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This Week’s Must-see Art Events: Superstar Pee

by Paddy Johnson and Michael Anthony Farley on October 5, 2015
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Plan to spend at least part of your time at major exhibition openings in New York this week. This Wednesday the New Museum opens their Jim Shaw exhibition, an artist who has been referred to as the posterboy for “junk shop sublime”. (He incorporates a lot of second hand work into his sculptures and installations.) Come Sunday the quinquennial survey show everyone loves to hate—Greater New York—opens at MoMA PS1. No artist list has been released, but we’re sure this show will be better than the last if for no other reason than the bar was set so low. Critic Christian Viveros-Faune, when complaining of the pains the 2010 show took to be politically correct hilariously concluded, “No matter—black Jesus floating down from on high with a strap-on would not improve this disaster of an assembly one iota.” We’re hoping an artist has made that work for this exhibition.

The rest of the week’s events include a talk by artist, writer, lawyer and teacher Sergio Munoz Sarmiento which will focus on property through the lens of the law and art and Taner Ceylan’s opening of hyper-realistic borderline gay porn paintings. The most promising opening, though, is a solo show of work by Brigid Berlin, a Warhol Superstar who once boasted about a daily routine that involved throwing her coat off on the floor, dropping her pants and pissing. Can’t wait to see what’s in that show!

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This Week’s Must-See Art Events: Newscasters Make Art

by Paddy Johnson Whitney Kimball and Corinna Kirsch on March 24, 2014
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This week leaves us with very little time: Roberta and Jerry do a rare public joint interview, professional newscasters perform a Liz Magic Laser piece, and artists do stand-up. More stars emerge from the Whitney Biennial, a Greenpoint horror film premieres, and Abrons Art Center hosts a day for disabilities.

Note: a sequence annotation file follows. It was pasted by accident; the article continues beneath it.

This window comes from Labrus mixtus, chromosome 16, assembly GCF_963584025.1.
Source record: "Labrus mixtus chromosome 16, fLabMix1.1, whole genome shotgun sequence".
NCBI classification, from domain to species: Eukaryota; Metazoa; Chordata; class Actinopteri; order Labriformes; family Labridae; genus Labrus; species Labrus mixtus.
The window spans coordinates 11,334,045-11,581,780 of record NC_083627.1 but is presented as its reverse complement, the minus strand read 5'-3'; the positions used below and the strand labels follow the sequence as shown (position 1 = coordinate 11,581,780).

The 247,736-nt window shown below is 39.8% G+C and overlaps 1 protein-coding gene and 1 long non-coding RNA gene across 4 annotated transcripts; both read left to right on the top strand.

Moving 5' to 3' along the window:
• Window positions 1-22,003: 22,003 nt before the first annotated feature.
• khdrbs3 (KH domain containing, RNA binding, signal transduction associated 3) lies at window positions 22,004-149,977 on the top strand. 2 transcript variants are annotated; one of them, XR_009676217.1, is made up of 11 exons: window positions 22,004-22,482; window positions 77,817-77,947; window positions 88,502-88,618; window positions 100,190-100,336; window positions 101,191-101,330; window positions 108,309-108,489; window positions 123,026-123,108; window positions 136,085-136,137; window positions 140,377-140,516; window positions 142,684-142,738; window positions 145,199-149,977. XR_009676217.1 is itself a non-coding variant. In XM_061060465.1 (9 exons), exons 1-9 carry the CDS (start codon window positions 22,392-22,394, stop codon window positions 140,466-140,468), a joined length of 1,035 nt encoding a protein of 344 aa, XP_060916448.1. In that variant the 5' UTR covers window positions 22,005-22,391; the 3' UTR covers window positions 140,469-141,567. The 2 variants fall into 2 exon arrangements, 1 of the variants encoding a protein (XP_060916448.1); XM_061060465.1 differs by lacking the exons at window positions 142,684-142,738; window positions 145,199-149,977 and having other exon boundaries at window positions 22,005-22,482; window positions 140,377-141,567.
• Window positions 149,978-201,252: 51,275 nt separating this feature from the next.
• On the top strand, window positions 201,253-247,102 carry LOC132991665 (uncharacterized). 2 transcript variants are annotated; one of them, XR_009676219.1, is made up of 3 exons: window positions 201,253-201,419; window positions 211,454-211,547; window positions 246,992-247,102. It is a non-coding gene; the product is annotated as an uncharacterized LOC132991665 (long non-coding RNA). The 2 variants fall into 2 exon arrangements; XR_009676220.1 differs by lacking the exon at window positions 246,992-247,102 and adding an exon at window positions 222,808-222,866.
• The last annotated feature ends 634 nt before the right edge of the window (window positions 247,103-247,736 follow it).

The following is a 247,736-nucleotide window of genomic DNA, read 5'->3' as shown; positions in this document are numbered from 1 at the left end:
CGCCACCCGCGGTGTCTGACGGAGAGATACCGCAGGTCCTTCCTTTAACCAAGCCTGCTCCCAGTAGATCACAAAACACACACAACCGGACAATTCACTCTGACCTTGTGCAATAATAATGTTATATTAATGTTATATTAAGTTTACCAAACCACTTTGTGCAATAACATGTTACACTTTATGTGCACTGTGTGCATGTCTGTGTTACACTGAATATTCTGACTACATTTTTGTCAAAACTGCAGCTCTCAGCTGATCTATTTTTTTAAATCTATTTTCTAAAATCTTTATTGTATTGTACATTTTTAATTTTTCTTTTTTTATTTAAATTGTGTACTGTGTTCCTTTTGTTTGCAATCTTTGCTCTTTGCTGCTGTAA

But make sure to clear your schedule for the most important event of all, our co-hosted panel on studio affordability.

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We're Going to Open Studios!

by Art Fag City on April 25, 2012
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This week, AFC staff will be scouring the city for undiscovered masters thanks to the plethora of open studios. Who knows what we'll find, but here's a heads-up as to where we'll be and why.

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[Sponsor] School of Visual Arts MFA program in Art Criticism & Writing is now accepting applications for Fall 2012

by Sponsors on February 13, 2012
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The MFA program in Art Criticism & Writing is one of the only graduate writing programs in the world that focuses specifically on criticism. This program is not involved in “discourse production” or the prevarications of curatorial rhetoric, but rather in the practice of criticism writ large, aspiring to literature.

The practice of criticism involves making finer and finer distinctions among like things, but it is also a way to ask fundamental questions about art and life. The MFA program in Art Criticism & Writing is designed to give students a grounding in the philosophical and historical bases of criticism, to improve both their writing and their seeing, and to provide sources that they can draw on for the rest of their lives. Critics cannot afford to be specialists, so our curriculum is wide-ranging.

We are now accepting applications for the fall 2012 term. Generous departmental scholarships are available on a competitive basis. To download an application, go to, or contact us at, or (212) 592-2408 for further information.